When you're an ex-cop and an ex-doper scratching a living as a private investigator in the unromantic streets of south London, you take any work you can get. Even a dreary little debt collection job for some toe-rag of a used-car dealer. When Nick Sharman collects the money due on a classic Bentley, though, he finds himself stepping into another world. A world where a reclusive rock musician in a secluded mansion complete with its own recording studio—and firing range—broods on the royalties stolen from him by a crooked management—and decides Sharman is just the guy to get them back. Taking the job could be the worst mistake of Sharman's disaster-ridden life. And when rock 'n' roll's godfathers take on the Mafia, south London explodes in a maelstrom of violence.
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By Mark Timlin
Oldcastle BooksCopyright © 1990 Mark Timlin
All rights reserved.
The cold rain angled down and beat a faint tattoo on my office window. The water was trapped against the glass by the vicious wind and blurred my view of the outside world. The gas fire bubbled blue flame, and the air in the room was warm and comforting. I sat in my office chair and read the new John D. MacDonald novel. Although I didn't know it at the time it was to be his last. I rested my foot on the open drawer of my desk as I relaxed. The weather was cruel to the walking wounded at that time of the year, the early months when the bills come in and people give up and die quietly in their beds. I longed for the touch of sun on my body.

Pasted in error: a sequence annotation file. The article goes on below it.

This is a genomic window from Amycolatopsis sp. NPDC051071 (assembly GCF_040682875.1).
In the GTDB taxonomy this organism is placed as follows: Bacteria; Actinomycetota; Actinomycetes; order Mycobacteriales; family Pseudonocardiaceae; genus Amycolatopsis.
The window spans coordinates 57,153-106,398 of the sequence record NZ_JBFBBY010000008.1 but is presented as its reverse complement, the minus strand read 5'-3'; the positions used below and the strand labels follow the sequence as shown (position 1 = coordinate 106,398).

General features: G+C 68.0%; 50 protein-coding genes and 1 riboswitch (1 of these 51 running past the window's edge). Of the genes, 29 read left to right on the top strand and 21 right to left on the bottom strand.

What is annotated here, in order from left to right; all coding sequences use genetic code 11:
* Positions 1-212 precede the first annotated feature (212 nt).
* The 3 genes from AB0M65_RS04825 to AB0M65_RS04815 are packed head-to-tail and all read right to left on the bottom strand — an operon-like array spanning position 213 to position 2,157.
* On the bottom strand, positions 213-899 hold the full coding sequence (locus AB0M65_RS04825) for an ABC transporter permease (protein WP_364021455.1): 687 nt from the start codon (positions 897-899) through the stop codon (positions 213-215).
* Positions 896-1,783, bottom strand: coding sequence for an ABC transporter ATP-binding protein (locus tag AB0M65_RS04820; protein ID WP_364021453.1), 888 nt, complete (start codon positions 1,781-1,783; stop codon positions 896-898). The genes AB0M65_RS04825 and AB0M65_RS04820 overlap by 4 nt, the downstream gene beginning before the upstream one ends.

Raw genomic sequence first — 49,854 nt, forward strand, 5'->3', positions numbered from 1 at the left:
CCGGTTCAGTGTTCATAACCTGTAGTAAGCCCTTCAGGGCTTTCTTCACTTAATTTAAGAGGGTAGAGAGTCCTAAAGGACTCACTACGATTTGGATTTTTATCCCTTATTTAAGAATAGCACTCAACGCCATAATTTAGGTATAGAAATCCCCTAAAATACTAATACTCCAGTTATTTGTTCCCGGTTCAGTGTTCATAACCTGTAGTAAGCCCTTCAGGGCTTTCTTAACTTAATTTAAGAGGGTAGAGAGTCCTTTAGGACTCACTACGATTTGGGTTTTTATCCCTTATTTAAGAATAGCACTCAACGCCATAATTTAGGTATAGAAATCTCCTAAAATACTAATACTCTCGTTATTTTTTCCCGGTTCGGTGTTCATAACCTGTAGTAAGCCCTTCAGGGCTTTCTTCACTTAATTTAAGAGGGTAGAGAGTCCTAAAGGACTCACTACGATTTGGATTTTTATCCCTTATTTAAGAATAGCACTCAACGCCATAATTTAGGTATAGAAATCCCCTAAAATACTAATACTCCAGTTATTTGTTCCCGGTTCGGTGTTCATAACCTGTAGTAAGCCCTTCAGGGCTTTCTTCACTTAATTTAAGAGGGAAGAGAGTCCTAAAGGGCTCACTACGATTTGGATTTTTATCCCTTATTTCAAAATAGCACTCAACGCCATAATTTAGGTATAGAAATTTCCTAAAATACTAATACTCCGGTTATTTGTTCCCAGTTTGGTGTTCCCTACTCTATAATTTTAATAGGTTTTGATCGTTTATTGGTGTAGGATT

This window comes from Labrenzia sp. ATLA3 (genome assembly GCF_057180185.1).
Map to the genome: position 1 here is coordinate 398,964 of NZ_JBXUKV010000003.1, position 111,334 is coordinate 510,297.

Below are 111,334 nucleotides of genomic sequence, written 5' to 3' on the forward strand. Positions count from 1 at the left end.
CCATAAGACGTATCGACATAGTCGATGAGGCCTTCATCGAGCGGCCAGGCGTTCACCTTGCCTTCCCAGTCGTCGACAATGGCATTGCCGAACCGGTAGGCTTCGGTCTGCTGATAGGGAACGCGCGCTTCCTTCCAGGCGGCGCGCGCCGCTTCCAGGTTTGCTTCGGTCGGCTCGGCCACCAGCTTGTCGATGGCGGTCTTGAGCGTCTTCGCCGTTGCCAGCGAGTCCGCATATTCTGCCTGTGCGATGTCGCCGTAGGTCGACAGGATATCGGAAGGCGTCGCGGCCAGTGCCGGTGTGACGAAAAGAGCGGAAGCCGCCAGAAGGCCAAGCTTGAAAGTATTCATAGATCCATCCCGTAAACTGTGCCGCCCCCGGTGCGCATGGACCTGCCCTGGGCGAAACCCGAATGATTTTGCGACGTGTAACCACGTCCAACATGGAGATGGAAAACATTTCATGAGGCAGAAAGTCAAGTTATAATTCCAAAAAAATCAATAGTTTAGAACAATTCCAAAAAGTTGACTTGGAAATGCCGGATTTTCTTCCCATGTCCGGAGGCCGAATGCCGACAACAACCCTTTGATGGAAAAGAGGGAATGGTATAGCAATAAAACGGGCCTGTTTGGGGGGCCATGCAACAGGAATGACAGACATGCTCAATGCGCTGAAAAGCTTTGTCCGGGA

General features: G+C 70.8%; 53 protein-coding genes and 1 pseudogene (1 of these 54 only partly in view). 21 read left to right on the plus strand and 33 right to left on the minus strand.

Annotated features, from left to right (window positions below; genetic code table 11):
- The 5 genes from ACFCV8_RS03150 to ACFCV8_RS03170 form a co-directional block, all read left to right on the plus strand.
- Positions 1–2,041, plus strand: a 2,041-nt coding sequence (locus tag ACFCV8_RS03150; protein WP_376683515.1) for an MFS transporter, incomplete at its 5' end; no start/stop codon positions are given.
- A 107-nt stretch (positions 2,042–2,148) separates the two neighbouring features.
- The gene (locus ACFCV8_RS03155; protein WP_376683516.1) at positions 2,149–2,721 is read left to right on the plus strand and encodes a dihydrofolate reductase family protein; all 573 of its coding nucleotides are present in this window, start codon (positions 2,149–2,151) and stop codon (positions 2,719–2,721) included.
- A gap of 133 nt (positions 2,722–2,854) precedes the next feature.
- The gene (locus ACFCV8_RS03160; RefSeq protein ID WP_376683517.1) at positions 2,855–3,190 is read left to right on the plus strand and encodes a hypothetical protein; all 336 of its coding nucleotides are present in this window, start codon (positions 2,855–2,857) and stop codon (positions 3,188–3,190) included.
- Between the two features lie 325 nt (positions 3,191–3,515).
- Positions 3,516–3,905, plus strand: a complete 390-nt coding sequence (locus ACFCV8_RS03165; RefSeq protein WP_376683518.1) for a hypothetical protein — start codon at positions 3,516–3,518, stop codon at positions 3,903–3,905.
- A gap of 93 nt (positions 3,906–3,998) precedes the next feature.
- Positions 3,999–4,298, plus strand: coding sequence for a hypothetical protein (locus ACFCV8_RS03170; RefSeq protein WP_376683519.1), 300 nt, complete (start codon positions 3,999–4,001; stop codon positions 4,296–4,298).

My old beaten-up cat seemed to agree with me. He was stretched out on the carpet in front of the fire, fast asleep. He was dreaming as cats do and his body twitched with the excitement of his fantasy world.
I had nothing to do and I wasn't looking. For a change I was fairly comfortably off, money-wise. It was a good feeling to know that I didn't have to go out on to the cold streets and hustle for a pound coin.
The telephone rang. Cat's body jumped at the sound. I picked up the receiver.
'Hello, Nick. Charlie,' a voice said. Charlie was an old friend who owned a garage located a mile or so from my office. He looked after my transport and I owed him one or two.
'Morning Charlie,' I said. 'What can I do for you?'
'I need your help,' he replied. 'Not for me – it's for a friend in the trade.'
'What kind of help?'
'A debt, well overdue. He can't locate the face that owes him the dough. I told him you might be able to help.'